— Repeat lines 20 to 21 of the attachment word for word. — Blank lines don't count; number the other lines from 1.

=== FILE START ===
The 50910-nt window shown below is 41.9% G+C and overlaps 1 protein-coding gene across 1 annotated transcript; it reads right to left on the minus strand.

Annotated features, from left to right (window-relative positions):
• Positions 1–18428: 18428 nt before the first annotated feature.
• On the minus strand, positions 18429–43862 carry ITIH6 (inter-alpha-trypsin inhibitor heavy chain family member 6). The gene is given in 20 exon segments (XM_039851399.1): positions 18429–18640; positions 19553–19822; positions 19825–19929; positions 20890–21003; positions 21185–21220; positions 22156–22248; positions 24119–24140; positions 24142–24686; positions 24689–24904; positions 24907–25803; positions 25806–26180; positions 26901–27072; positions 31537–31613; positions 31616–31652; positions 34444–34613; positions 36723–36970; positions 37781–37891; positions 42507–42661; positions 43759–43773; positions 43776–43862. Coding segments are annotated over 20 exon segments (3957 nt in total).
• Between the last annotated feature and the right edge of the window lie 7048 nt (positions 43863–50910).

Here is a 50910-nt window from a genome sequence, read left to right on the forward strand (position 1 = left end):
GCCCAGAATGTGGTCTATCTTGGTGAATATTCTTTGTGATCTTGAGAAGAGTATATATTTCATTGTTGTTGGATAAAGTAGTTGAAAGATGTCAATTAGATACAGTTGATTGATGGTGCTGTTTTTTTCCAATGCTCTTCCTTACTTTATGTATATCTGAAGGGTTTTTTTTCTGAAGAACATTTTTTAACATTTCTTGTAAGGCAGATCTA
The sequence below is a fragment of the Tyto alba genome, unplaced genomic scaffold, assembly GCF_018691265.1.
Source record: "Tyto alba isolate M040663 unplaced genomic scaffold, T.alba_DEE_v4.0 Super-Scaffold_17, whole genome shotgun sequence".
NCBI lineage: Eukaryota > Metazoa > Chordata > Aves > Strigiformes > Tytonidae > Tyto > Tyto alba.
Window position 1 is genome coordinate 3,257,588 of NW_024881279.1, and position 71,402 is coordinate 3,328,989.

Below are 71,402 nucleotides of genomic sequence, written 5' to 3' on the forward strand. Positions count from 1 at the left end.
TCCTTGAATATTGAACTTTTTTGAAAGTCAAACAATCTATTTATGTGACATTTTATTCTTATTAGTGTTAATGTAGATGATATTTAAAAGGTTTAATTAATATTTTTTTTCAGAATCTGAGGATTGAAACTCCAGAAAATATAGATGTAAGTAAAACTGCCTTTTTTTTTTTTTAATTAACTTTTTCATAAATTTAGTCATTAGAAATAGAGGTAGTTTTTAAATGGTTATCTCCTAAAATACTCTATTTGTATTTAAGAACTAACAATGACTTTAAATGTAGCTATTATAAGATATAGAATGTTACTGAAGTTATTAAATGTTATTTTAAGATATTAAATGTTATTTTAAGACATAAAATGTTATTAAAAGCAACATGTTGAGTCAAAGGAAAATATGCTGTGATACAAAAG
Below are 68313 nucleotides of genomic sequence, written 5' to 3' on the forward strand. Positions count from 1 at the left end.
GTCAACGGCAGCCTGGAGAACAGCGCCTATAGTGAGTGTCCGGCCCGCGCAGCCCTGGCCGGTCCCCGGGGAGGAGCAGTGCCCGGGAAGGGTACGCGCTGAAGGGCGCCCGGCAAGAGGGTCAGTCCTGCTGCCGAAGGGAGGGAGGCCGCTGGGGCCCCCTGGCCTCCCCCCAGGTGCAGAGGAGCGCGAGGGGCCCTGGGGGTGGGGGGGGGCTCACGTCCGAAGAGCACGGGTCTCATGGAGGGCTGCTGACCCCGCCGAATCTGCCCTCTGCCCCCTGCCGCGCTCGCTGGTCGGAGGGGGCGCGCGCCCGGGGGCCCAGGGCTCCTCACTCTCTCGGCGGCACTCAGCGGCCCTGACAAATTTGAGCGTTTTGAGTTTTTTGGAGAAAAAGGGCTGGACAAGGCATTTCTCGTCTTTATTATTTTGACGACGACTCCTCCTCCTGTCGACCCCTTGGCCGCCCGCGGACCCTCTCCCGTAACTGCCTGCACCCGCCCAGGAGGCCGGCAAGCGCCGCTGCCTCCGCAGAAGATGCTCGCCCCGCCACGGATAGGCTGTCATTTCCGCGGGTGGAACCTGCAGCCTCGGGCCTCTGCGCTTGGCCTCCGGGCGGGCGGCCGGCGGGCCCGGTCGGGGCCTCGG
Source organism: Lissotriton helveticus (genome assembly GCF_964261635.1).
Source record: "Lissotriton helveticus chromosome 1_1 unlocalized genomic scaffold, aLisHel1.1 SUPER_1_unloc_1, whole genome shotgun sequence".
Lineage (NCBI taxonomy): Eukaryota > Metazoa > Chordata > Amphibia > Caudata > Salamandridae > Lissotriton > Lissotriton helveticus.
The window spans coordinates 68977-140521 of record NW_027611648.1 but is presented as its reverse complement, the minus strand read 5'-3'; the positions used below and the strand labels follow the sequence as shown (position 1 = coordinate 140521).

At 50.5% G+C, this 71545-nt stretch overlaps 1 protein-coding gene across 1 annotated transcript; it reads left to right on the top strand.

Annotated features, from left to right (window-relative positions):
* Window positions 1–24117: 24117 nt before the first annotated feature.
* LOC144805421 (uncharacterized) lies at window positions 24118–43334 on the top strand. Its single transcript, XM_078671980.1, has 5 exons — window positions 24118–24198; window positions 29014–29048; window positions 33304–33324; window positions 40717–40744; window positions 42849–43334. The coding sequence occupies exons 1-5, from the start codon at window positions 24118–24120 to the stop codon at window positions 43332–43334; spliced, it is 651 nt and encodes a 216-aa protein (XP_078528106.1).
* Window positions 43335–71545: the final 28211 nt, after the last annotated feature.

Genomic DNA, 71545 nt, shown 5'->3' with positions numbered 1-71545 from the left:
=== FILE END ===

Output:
At 50.5% G+C, this 71545-nt stretch overlaps 1 protein-coding gene across 1 annotated transcript; it reads left to right on the top strand.

Annotated features, from left to right (window-relative positions):